Further specific is the appointment of Mohammad Yousuf for the coming home games. In his days displaying a batting masterclass, especially on Asian pitches, as well as being technically strong, he will be a good guide in executing short-term strategy against the Australian bowlers.

While batting coach at the National High-Performance Centre, Yousuf has been instrumental in making Faheem Ashraf more focussed and brought about some minor improvements in his batting technique. Faheem is now an impactful batter in Test matches. You can’t change techniques during a full-blown series but you can make the batter calmer and make them aware of what the Australian bowlers are aiming at.

So yeah, no three-year terms. For now, it’s like taking a six-month certification course in managing cryptocurrency rather than a four-year MBA with Banking as a major. Short stories on a theme rather than a 650-page opus. After all, it’s the time of two-Test series, flying in and out over a 15-day stretch rather than the traditionally longer four-month tours encompassing several side games as well.

Whatever the staffing strategy, the job description nevertheless needs to be finalized if teams still want to go with having a national coach. And here the debate continues as to how interfering should the coach be and how much power he should wield when it comes to the final selection of the playing eleven or deciding what to do at the toss. More importantly, who should open the bowling and who should bat at which position.

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Coming back to what Ian Chappell has said last week. He has suggested that instead of the coach, there should be a full-time manager. What he pertains to of course is the position that has always been there when he toured as player or captain and is occupied even today. The manager then would handle everything except on-field strategy. In fact, he would often be a co-opted member of the tour selection committee which would comprise of captain, vice-captain and one senior player. The manager would even have a casting vote in some cases.

Having said that, ever since Mushtaq Mohammad became Pakistan’s captain in late 1976, the role of even the manager downgraded. Till then, skippers like Intikhab Alam and Hanif Mohammad would be ambivalent and allow for the manager’s weight to fall on their decision-making, especially if it was a former cricketer. But even someone like Omar Kureshi, who did not play for Pakistan even though he played club cricket in England, would have enough influence to suggest Majid Khan step up to open the innings on the 1974 tour. That move led to him having the most lucrative run-scoring years in his entire career.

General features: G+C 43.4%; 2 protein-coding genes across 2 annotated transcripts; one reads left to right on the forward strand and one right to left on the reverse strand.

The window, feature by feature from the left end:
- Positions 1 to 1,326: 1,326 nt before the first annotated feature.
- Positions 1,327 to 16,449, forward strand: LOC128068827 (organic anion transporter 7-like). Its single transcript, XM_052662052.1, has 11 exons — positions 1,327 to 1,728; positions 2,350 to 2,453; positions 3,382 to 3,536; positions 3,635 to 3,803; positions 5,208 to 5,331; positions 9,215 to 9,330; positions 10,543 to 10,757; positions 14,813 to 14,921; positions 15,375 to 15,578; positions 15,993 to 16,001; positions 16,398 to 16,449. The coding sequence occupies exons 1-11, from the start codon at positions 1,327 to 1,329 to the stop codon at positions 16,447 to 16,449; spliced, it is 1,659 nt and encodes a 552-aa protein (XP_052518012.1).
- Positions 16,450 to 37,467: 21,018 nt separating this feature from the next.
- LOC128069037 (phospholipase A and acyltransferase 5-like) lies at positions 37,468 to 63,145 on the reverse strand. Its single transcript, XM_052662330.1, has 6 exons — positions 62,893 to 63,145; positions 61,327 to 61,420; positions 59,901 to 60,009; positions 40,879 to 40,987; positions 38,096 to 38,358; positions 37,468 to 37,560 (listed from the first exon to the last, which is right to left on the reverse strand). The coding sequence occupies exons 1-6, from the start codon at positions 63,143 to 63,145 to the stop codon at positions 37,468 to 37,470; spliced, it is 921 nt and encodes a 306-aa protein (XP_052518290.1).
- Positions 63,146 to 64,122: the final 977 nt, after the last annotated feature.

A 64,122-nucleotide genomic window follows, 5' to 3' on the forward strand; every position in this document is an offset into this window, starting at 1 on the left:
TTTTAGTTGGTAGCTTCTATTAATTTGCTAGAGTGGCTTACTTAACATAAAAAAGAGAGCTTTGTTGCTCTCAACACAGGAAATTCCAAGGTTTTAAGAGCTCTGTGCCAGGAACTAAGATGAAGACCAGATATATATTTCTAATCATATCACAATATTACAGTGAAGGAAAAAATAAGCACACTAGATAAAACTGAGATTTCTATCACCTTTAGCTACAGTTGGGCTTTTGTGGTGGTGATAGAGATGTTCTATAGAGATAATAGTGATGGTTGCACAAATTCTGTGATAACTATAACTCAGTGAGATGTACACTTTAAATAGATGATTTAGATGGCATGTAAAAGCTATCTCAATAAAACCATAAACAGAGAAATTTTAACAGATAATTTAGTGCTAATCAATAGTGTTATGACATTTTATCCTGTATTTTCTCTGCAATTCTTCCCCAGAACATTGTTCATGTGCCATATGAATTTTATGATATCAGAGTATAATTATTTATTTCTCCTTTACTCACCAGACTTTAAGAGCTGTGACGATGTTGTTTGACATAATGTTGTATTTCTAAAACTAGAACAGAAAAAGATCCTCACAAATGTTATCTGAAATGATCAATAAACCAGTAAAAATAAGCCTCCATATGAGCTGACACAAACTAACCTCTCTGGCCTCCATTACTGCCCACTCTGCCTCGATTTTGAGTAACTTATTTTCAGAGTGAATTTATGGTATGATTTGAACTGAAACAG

Coming back to Mushtaq and then Asif Iqbal, that role became purely pedestrian. And absolutely listless under Imran Khan. No wonder it went so often to Intikhab Alam, the most laissez-faire of them all, who would not dare to interfere or step in if any player was being unfairly treated or not given a fair chance. Having said that Inti’s soft-spoken nature was an effective counterfoil to the hardnosed captaincy of both Imran and Miandad, and later Wasim Akram. He would be a good listener and sometimes that alone would alleviate tension in the squad even if he was always seen as having no influence.

The title of coach would often be attributed to him on tours but it was just that; a title. Knocking over a few balls in the air for catching practice was what his coaching stretched to. He can point to him being the manager on most of Pakistan’s successes at home and abroad, like in the 1992 World Cup. But in all fairness, it was Imran who made all the decisions that led to Pakistan becoming champions.

So is having only a manager on tour enough if he doesn’t enjoy the powers that can counter any totalitarianism by the captain? Can he challenge the captain on any decision that reeks clearly of nepotism or bias that is affecting the team adversely? Or coming in the way of the team winning?

In the end, it’s about the mutual respect between the captain and head coach. Not just for each other but for the position each enjoys. In the modern world, it is imperative to have support staff for key aspects of the game and functions like data analysis, fitness, media management and logistics.

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Just like any corporate environment, there will be politics and self-preservation in each role. This is because functions that were once seen as notional and honorary are now seen as professional, with monetary benefits and perks. These occupations are therefore here to stay. They can nevertheless be under the manager.

Ian Chappell and Imran Khan may well be right in their contention that cricket doesn’t need a coach at the top level. But Ramiz may just have stumbled on the right mix.